Working with chronic pain has become a way of life for Richard Brasington, MD, FACP, professor of medicine and rheumatology fellowship program director at the Washington University School of Medicine, St. Louis. He first experienced back pain in college 45 years ago and now, at age 65, has degenerative disk disease, severe spinal stenosis and severe compression of the fifth lumbar vertebra. Chronic musculoskeletal problems have led to arthritis and nerve pain. Prior to having back surgery two years ago, he relied on a lot of pain medication to function. Although he had significant improvement following the surgery, his symptoms have now returned, and he’ll need to schedule another surgery.
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As someone who lives with chronic pain, Dr. Brasington can relate to many of his patients in a variety of ways, such as having a love–hate relationship with narcotics. “Like my patients, with all of the emphasis on the potential problems associated with taking chronic narcotics, I have worried that my doctor may not refill my pain medicine,” he says.
“This experience has made me realize how vulnerable patients are,” Dr. Brasington continues. “When they have severe pain, they are very dependent on their physicians and are at our mercy.”
On the other hand, although pain medication relieves his symptoms, it also makes him feel terrible and irritable. “I once told my wife that I wanted to throw all of my meds down the toilet, which in retrospect is something that my patients say,” Dr. Brasington recalls.
Effects on Work
As a physician, Dr. Brasington believes sharing information about your health with patients is a very personal decision. Depending on how well he knows a patient, he may share information about his condition. “I’ve seen some patients for 20 years,” he says. “Often, before I ask patients how they are doing, they ask how I am doing or how my wife—who has rheumatoid arthritis—is doing,” he says.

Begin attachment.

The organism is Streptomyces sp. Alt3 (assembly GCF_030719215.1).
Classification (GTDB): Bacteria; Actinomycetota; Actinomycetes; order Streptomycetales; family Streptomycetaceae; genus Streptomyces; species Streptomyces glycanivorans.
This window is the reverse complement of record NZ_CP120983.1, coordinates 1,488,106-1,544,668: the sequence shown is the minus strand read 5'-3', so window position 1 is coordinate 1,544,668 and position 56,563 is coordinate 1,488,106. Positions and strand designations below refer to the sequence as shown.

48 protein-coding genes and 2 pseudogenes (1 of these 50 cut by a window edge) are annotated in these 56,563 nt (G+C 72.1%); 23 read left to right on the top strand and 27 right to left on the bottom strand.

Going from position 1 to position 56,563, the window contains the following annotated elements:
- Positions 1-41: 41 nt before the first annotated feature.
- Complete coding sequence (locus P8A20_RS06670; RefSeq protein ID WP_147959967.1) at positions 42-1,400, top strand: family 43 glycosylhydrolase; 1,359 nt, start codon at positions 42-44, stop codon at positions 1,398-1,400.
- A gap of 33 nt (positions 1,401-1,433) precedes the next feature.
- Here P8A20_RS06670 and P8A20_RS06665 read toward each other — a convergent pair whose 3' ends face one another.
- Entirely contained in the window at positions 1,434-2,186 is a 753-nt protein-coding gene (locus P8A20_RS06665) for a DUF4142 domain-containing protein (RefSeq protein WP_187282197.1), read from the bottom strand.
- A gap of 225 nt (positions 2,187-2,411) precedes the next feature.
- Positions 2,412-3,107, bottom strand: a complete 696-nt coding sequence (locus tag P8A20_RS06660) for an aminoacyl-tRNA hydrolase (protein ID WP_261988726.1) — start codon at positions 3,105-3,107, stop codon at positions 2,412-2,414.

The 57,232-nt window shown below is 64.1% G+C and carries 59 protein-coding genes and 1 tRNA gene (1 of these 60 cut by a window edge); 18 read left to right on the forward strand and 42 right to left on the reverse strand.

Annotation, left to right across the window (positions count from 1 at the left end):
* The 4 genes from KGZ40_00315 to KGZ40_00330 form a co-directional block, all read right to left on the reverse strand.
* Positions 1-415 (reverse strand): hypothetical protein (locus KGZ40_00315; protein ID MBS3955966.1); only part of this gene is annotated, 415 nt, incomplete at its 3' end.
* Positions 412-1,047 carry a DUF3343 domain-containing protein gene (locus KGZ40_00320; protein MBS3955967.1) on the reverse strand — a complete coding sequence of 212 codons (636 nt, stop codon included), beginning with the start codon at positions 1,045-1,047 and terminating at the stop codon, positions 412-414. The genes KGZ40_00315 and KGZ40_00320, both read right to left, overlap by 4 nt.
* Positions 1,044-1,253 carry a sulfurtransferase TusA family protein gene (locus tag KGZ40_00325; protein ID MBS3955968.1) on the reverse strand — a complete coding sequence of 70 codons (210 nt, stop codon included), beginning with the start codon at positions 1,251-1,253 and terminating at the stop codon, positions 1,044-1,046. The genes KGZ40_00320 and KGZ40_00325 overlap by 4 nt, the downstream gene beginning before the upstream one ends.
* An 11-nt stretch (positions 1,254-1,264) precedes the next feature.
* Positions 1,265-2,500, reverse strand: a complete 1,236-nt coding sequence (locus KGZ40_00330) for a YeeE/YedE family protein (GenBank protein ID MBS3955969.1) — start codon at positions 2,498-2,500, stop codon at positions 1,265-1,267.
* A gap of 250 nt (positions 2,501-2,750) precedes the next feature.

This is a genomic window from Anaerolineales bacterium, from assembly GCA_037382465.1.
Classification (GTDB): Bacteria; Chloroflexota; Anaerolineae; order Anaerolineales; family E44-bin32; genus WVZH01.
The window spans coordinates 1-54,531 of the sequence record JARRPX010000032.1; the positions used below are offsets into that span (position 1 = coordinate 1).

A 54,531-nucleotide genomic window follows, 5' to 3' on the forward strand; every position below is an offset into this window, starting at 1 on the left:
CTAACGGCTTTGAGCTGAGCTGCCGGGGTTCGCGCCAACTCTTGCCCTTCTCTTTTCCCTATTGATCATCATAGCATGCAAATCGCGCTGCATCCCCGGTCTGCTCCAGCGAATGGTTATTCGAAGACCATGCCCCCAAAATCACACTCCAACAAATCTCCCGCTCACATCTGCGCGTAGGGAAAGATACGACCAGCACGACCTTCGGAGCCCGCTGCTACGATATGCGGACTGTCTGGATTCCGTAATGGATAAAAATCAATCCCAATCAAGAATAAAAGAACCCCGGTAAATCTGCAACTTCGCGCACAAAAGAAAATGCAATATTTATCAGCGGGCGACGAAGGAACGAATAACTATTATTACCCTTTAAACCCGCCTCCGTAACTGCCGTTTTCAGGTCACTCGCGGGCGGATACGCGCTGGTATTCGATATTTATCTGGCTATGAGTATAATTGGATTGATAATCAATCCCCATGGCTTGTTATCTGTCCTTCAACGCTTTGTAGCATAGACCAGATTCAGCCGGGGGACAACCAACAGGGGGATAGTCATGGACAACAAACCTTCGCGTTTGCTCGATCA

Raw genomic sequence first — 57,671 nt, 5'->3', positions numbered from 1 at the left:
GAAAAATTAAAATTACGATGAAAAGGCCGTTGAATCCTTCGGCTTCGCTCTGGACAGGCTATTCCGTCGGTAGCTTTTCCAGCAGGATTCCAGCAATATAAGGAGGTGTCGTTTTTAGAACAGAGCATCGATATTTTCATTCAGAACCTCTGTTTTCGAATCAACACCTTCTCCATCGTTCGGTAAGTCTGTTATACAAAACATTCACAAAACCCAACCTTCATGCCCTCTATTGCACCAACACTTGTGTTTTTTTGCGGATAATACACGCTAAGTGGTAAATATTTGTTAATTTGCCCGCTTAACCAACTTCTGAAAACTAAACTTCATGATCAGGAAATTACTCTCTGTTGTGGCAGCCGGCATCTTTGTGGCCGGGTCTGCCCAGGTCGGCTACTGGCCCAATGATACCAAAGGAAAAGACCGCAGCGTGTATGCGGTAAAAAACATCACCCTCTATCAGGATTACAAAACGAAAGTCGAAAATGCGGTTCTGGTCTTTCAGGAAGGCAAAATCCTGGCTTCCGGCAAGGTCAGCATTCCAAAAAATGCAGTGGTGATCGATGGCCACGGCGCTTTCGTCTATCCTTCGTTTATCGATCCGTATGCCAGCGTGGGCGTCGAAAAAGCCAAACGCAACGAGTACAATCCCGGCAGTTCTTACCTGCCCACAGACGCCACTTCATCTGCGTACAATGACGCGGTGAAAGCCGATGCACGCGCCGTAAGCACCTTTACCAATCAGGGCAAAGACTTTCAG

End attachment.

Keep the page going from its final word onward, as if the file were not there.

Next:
He goes on to say, “Although I talk about my ailments quite a bit, I don’t think anyone should feel pressure to discuss anything they aren’t comfortable with. My patients often seem surprised to learn that I have a musculoskeletal condition. I think it helps me to connect with them because they can see me as a patient, as well.
“When a patient is concerned about taking pain medication, I may mention that I have a back problem, that I take pain meds and that I’m aware of the potential problems,” he says. “I say this to make the patient more comfortable with taking [medications] or to help me to make a point.”
On a bad day, Dr. Brasington has found himself saying to certain patients, “I’m sorry, but I’m having trouble following what you’re saying. My back really hurts today, and I just took some medicine, so I am really fuzzy headed,” he recalls.
Coping with Chronic Pain
As someone with chronic pain, Dr. Brasington has had to come to grips with having a condition that will never go away. He suggests patients find some comfort in the fact that pain management medications can help them cope.
The acceptance factor is another component. “Although physicians tell patients they must accept having a disease, it’s a lot harder to actually do it. But I can say I understand, because I have a chronic problem, too,” he says.
But for Dr. Brasington, having to accept living with a chronic condition isn’t as difficult as dealing with a family tragedy that occurred more than a decade ago. To cope, Brasington has had a conversation with himself that went something like: “You have to accept that this happened. I don’t like it, and I can’t change it. But it has happened.
“The only way to move forward is to accept it,” he says. “And if I can accept this [loss], I can accept other things I don’t like.”
Editor’s note: Since publication of this article, Dr. Brasington has had spinal surgery scheduled for late January. We wish him a speedy recovery!
Karen Appold is a medical writer in Pennsylvania.